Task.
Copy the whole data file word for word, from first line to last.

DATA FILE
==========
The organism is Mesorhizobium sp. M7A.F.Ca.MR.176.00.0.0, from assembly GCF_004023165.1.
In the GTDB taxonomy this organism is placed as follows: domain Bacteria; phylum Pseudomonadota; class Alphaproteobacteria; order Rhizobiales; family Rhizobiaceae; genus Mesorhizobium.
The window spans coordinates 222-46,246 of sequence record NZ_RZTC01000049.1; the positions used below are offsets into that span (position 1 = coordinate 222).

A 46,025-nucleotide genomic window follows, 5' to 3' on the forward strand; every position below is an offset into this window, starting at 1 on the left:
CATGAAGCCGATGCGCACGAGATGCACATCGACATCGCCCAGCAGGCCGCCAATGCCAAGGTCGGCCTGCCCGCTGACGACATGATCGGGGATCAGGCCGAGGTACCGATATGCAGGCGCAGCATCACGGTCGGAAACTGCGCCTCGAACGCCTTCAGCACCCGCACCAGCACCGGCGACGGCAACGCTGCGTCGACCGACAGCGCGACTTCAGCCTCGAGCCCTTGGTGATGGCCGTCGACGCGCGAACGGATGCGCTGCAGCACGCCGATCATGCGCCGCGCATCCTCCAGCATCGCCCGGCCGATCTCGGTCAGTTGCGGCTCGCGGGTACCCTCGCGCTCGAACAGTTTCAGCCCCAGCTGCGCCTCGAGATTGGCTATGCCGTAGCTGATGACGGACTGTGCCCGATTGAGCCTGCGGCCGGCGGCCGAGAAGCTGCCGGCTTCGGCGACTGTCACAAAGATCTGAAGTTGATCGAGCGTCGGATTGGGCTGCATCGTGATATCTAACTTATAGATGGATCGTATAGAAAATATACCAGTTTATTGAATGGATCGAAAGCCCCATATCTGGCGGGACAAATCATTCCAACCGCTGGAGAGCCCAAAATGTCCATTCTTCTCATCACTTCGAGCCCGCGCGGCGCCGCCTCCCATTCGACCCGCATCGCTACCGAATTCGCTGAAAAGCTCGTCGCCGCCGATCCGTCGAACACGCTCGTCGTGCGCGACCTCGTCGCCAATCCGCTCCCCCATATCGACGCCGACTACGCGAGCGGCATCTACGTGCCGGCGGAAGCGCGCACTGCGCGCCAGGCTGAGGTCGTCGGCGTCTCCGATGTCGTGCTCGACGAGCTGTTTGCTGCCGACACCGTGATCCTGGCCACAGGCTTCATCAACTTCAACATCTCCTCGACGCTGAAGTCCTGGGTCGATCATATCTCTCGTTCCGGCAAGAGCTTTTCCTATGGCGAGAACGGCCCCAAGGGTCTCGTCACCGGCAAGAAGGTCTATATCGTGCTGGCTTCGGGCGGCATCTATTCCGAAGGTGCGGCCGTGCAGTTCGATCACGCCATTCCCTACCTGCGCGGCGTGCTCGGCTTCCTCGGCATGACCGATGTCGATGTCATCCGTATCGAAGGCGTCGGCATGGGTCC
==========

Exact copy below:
The organism is Mesorhizobium sp. M7A.F.Ca.MR.176.00.0.0, from assembly GCF_004023165.1.
In the GTDB taxonomy this organism is placed as follows: domain Bacteria; phylum Pseudomonadota; class Alphaproteobacteria; order Rhizobiales; family Rhizobiaceae; genus Mesorhizobium.
The window spans coordinates 222-46,246 of sequence record NZ_RZTC01000049.1; the positions used below are offsets into that span (position 1 = coordinate 222).

A 46,025-nucleotide genomic window follows, 5' to 3' on the forward strand; every position below is an offset into this window, starting at 1 on the left:
CATGAAGCCGATGCGCACGAGATGCACATCGACATCGCCCAGCAGGCCGCCAATGCCAAGGTCGGCCTGCCCGCTGACGACATGATCGGGGATCAGGCCGAGGTACCGATATGCAGGCGCAGCATCACGGTCGGAAACTGCGCCTCGAACGCCTTCAGCACCCGCACCAGCACCGGCGACGGCAACGCTGCGTCGACCGACAGCGCGACTTCAGCCTCGAGCCCTTGGTGATGGCCGTCGACGCGCGAACGGATGCGCTGCAGCACGCCGATCATGCGCCGCGCATCCTCCAGCATCGCCCGGCCGATCTCGGTCAGTTGCGGCTCGCGGGTACCCTCGCGCTCGAACAGTTTCAGCCCCAGCTGCGCCTCGAGATTGGCTATGCCGTAGCTGATGACGGACTGTGCCCGATTGAGCCTGCGGCCGGCGGCCGAGAAGCTGCCGGCTTCGGCGACTGTCACAAAGATCTGAAGTTGATCGAGCGTCGGATTGGGCTGCATCGTGATATCTAACTTATAGATGGATCGTATAGAAAATATACCAGTTTATTGAATGGATCGAAAGCCCCATATCTGGCGGGACAAATCATTCCAACCGCTGGAGAGCCCAAAATGTCCATTCTTCTCATCACTTCGAGCCCGCGCGGCGCCGCCTCCCATTCGACCCGCATCGCTACCGAATTCGCTGAAAAGCTCGTCGCCGCCGATCCGTCGAACACGCTCGTCGTGCGCGACCTCGTCGCCAATCCGCTCCCCCATATCGACGCCGACTACGCGAGCGGCATCTACGTGCCGGCGGAAGCGCGCACTGCGCGCCAGGCTGAGGTCGTCGGCGTCTCCGATGTCGTGCTCGACGAGCTGTTTGCTGCCGACACCGTGATCCTGGCCACAGGCTTCATCAACTTCAACATCTCCTCGACGCTGAAGTCCTGGGTCGATCATATCTCTCGTTCCGGCAAGAGCTTTTCCTATGGCGAGAACGGCCCCAAGGGTCTCGTCACCGGCAAGAAGGTCTATATCGTGCTGGCTTCGGGCGGCATCTATTCCGAAGGTGCGGCCGTGCAGTTCGATCACGCCATTCCCTACCTGCGCGGCGTGCTCGGCTTCCTCGGCATGACCGATGTCGATGTCATCCGTATCGAAGGCGTCGGCATGGGTCC